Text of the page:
This is the last of the pattern magazine roundups for a little while (well, until the February Burda arrives, I guess!) so I hope you’ve enjoyed them. I’ve certainly enjoyed the break from blogging over the holidays, having prepared these posts before diving into my sewing cave with a flash of tea and a box of mince pies! But it’s high summer down in Brazil, so let’s see how Manequim celebrates the season…
First up are the Plus offerings for this issue, all summer separates in white. I’m not too sure about the jumpsuit (or jumpsuits in general, really), but I like the look of both blouses and the shorts).
This page definitely shows my favourite look of this issue – both the top and skirt feature asymmetric hems, and I think they pair together perfectly. The top has a very flattering surplice neckline, and it’s got a shape that I’m going to call “post-peplum”, as I think we’ve all moved on from that trend by now, right?
These trousers are deeply unflattering on the model. And to make matters worse, they’ve got her wearing a bodysuit with bare legs right next to it as if to say “look, she does indeed have normal thighs, it’s just the ugly trousers’ fault!”.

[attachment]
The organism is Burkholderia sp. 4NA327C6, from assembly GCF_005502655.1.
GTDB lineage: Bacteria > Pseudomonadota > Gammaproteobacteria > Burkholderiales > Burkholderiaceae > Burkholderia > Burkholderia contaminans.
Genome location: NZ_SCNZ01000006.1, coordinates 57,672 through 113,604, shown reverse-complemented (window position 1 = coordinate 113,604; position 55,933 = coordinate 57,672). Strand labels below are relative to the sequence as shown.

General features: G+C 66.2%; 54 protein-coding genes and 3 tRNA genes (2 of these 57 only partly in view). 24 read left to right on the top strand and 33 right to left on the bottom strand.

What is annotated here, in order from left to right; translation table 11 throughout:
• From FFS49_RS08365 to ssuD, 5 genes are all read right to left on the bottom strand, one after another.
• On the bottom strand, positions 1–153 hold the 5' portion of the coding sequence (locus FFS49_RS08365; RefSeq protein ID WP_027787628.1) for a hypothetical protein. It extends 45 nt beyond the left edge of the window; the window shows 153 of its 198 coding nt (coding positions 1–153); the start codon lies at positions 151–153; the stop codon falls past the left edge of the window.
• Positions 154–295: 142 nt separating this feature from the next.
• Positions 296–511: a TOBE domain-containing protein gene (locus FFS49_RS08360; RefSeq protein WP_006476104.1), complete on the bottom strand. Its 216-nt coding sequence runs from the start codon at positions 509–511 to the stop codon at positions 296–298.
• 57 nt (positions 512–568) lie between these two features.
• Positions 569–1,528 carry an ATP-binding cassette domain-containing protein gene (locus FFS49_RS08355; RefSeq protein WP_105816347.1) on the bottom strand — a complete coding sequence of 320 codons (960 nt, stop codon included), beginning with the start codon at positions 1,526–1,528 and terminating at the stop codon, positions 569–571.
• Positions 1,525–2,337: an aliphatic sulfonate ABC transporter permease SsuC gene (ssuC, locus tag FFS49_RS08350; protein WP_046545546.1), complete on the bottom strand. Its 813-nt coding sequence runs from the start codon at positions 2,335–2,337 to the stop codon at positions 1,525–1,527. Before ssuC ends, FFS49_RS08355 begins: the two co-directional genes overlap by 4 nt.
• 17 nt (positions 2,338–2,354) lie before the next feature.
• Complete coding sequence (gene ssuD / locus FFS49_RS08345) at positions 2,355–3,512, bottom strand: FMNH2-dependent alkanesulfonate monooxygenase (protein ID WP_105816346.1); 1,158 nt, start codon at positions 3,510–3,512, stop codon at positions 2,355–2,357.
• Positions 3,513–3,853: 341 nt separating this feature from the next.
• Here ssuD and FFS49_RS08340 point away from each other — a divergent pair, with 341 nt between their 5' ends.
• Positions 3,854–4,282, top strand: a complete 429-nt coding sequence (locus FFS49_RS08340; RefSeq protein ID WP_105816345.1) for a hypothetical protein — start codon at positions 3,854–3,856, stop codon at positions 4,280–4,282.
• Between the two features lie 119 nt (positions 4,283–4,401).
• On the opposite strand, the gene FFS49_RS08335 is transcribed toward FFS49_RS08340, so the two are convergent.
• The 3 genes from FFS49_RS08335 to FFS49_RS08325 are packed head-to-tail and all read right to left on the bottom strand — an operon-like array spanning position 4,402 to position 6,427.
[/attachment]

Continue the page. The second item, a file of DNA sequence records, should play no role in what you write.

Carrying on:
More ugly. I could possibly forgive the weird hem on this skirt, but what’s with the ridiculously large, poofy pockets??
It’s the last issue of the year, boo hoo! Oftentimes Burda have some easier projects (including menswear) you can make for gifts in their December issues, but this one’s just for ladies and girls. I initially wasn’t that impressed with this collection, but the more I looked through it, the more I found myself drawn to a few…
I’ve often admired the sequin tops other sewists have made, but I’ve never quite gone as far as to buy some sequin fabric for myself. This boxy jacket might change that, however!
This dress is the Tall offering this month, and even though the shorter, peplum top versions works fairly well, I pulled this out because the simple act of adding a straight skirt onto the curved seam means the model looks absolutely pregnant. Not really a look anyone wants, and it seems like a good idea drafting-wise. But in practice? No!
I’m really not a fan of the dress (square neckline, yes, but the puffy sleeves and awkward pleat at empire waist? Urgh.), but I love the little girl’s coat! Like the trench cape a few issues ago, I’d totally make this if it were in adult sizes!
This little boxy jacket for girls feels like the sister to the ladies’ sequin jacket above. They’re both for special fabrics and have a similar fit and seam lines, without feeling too “mini me”.
I utterly love the asymmetric collar on this coat, plus the off-centre closure, and (though it’s hard to tell in the garment photos) the hidden pleating just above the pockets would really give this some wonderful shaping. They’ve gone one step further and appliqued fancy lace over a portion of the wool coating, which I just love. Two thumbs up for this one, Burda!